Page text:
Avoid Risk; Make Money.

Sometimes a single article can change my direction for publishing for an evening.  So it was for this article, Hedge Fund Keeps Reins on Risk.  I had not heard of Graham Capital Management until today, but given what I read, I like what they do — they focus on risk.

I am currently reading Eric Falkenstein’s book, Finding Alpha, and I am a little less than half through it, but he makes the point quite ably that the way to make money is to avoid risk, and that those that do avoid risk tend to do better than those that take a lot of risk.  I know that this is tough to understand for those that have bee indoctrinated by Modern Portfolio Theory, but I will phrase it my own way.  Take risk when you are paid to take it; avoid undercompensated risks.

Here’s the money quote from the WSJ story:

The firm’s risk manager Bill Pertusi leads a meeting at 9:30 a.m. each day in a large room in Graham’s 93-year-old Irish Tudor mansion. There, a group of seven or so people — always including Messrs. Tropin and Pertusi — discusses all aspects of risk: market risks, risks in individual traders’ portfolios and how they have changed since the day before, risks to the way the firm is investing its cash, counterparty risk — or risk that the firm on another side of a trade will fail, even evaluations of whether traders’ are in positions that are “crowded” with other hedge funds.

“I’m not aware of anyone who has a daily meeting just to talk about risk in the absence of talking about opportunity,” according to Leslie Rahl, managing partner of risk-management firm Capital Market Risk Advisors.

Graham requires managers of some of its funds to fill in a survey every Friday, answering the question: “How much money would we lose if you had to completely liquidate your portfolio in one, three or five days, in both normal and stressed environments?”

Risks are multi-dimensional, and a wise manager thinks through all aspects of his risks.

  • How creditworthy are my counterparties?
  • How readily can I convert my portfolio to cash if I had to?
  • What are my competitors doing?  Are my positions in strong hands or weak hands?  How many are making the same bet that I am?
  • Have the fundamentals of my positions changed?  Have the views of other major players in the market changed?
  • Has the time horizon of other investors alongside of me changed?
  • What cash flow yield am I likely to get, and how might that vary?
  • What should we do about major moves in the markets that we trade — go with the trend, or resist it, or ignore the move?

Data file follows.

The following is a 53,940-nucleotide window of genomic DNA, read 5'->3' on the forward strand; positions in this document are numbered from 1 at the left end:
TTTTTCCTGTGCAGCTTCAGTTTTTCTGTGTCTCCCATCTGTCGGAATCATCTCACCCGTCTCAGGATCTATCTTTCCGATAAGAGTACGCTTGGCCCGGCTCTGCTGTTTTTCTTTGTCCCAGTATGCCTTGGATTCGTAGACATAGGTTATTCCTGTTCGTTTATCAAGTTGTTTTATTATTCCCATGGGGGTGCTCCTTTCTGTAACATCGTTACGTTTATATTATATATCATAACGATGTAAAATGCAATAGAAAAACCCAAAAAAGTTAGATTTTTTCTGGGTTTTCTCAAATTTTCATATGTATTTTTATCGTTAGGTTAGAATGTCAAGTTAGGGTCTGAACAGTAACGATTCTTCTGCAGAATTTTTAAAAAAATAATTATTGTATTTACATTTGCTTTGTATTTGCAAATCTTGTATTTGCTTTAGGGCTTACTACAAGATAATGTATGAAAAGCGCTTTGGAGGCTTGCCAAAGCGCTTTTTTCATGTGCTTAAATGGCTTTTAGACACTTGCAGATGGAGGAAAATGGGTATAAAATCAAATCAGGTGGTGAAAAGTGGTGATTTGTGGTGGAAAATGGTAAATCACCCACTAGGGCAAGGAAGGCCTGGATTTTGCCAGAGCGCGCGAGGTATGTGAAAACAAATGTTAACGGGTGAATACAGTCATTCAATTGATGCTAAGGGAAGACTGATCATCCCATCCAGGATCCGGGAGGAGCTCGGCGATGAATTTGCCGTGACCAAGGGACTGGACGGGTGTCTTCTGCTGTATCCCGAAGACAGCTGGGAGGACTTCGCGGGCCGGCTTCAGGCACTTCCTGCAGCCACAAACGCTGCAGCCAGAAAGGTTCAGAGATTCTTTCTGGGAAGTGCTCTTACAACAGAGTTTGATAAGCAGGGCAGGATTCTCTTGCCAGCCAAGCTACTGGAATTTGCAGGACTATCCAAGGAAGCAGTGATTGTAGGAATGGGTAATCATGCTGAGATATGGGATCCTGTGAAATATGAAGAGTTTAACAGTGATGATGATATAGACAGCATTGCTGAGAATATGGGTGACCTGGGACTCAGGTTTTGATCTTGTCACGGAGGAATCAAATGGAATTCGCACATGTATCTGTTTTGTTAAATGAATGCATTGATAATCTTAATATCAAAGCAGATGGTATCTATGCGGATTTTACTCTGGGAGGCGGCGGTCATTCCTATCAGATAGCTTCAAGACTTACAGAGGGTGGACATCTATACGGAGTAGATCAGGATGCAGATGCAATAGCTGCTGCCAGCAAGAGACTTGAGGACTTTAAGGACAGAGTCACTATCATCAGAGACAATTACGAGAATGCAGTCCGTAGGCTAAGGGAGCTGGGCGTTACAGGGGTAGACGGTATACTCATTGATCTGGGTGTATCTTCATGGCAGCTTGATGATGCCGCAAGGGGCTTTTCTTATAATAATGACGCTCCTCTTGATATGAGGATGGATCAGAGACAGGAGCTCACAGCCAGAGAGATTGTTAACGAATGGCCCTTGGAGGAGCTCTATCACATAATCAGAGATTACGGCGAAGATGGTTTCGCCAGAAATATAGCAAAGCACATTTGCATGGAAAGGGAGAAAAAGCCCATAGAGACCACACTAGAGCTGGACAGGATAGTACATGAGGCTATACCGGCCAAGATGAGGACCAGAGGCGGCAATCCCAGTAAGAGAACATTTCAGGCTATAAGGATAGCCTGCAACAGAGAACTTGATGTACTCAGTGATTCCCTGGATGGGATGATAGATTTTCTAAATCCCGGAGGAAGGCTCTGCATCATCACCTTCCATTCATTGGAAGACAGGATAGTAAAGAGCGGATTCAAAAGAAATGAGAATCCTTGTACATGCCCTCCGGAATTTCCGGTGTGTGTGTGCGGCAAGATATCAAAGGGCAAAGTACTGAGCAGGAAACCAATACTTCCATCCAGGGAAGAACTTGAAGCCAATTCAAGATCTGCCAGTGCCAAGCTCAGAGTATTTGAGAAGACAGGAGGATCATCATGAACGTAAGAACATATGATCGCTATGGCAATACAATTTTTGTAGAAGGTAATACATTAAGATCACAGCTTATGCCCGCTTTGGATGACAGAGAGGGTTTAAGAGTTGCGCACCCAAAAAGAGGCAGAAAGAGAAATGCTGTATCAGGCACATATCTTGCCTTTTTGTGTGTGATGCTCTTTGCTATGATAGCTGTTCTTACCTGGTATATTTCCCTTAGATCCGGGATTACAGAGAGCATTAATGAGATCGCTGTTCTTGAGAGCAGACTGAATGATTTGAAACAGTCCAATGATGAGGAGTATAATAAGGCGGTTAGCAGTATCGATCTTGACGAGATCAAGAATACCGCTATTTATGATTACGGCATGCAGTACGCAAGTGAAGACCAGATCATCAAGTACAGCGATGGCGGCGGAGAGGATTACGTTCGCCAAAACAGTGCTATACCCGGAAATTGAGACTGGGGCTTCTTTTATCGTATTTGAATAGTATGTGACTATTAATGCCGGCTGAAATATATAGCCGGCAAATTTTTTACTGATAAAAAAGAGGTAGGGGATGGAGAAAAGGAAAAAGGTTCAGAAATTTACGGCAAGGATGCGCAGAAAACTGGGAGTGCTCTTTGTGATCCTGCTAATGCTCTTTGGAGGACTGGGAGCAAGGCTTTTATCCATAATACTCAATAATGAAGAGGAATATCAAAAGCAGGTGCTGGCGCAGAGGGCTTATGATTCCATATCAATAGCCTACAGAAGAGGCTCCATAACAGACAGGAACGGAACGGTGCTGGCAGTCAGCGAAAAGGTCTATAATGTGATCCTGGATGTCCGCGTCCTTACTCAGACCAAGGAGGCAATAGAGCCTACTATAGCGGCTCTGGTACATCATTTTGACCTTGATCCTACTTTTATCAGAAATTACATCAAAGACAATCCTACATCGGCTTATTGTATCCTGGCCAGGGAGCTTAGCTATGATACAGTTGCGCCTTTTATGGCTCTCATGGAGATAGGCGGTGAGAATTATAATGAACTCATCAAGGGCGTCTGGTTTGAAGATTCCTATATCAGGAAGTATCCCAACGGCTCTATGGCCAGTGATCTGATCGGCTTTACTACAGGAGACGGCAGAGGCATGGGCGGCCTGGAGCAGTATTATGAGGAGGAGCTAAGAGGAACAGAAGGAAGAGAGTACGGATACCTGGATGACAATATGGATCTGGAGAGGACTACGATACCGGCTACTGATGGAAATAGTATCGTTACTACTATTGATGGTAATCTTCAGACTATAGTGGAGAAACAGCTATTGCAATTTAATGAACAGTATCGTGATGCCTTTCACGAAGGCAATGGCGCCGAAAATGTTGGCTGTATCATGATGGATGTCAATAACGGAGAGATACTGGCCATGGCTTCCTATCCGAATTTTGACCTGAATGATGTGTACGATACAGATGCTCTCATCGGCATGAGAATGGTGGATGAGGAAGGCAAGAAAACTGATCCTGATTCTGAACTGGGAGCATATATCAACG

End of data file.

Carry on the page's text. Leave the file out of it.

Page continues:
• Am I implicitly taking the same bet through seemingly different  areas of my portfolio?

Limit the downside, and the upside will provide for you.  I am not saying to avoid risk, but to take prudent risks.

Now, I try to avoid making a lot of market calls, because those who do make a lot of calls are incautious at best.  I do believe that this is a time for caution with respect to the equity markets and the corporate bond markets.  I agree with Jason Zweig here, it is a time to trim risk positions.

On another front, consider illiquidity.  Taking on illiquid investments is a bet the the future will be very good; there will be no reason to liquidate funds.  This is why there should be a substantial yield or likely return premium for investing where there is no liquid public market.  The university endowments have stumbled here; they needed more liquidity than they thought.   So have pension plans, who aimed for high returns at the worst possible moment.

That said, some pension plans are taking money off the table in stocks in the present environment.  Good move, I think.  Even the venerable Value Line is recommending lower commitments to common stocks.

Human nature does not change, and that is what makes behavioral finance and value investing stronger.  As the market moves up, shorts cover, but greed and envy drive people to invest more in the hot sectors.

This is not limited to retail investors, though.  Even investment banks are getting into the act.  Add to the leverage and let’s take some sweet bets!  Devil take the hindmost!

I get it, and I don’t get it.  This is a time to decrease risk, even though I might be early.  The troubles of our financial sector are not solved.  Our consumers are still overleveraged.  I don’t see how we get sustainable decent returns on capital in the present environment, aside from stable sectors of the global economy.  Avoid risk; make money.

2 Comments

  • Gary says:

    Graham Capital makes the newspapers after many years…

    Wonder if the Time / Newsweek cover curse applies to hedge funds? Hope not

  • I concur: Most money managers have been trained (and wired) to keep an eye on “opportunity risk” (the risk of foregoing an alternative choice).

    Unfortunately this “risk” of foregoing an alternative choice is perceived as falling behind the indexes by not participating in market risk.

    In other words, money managers, in most market environments, seem to have a greater fear of “not winning” than they do of “not losing.”

    This seems, at a minimum, counter-intuitive.

    If a money manager’s primary benchmark for performance were inflation, rather than the S&P 500, investors would be better served.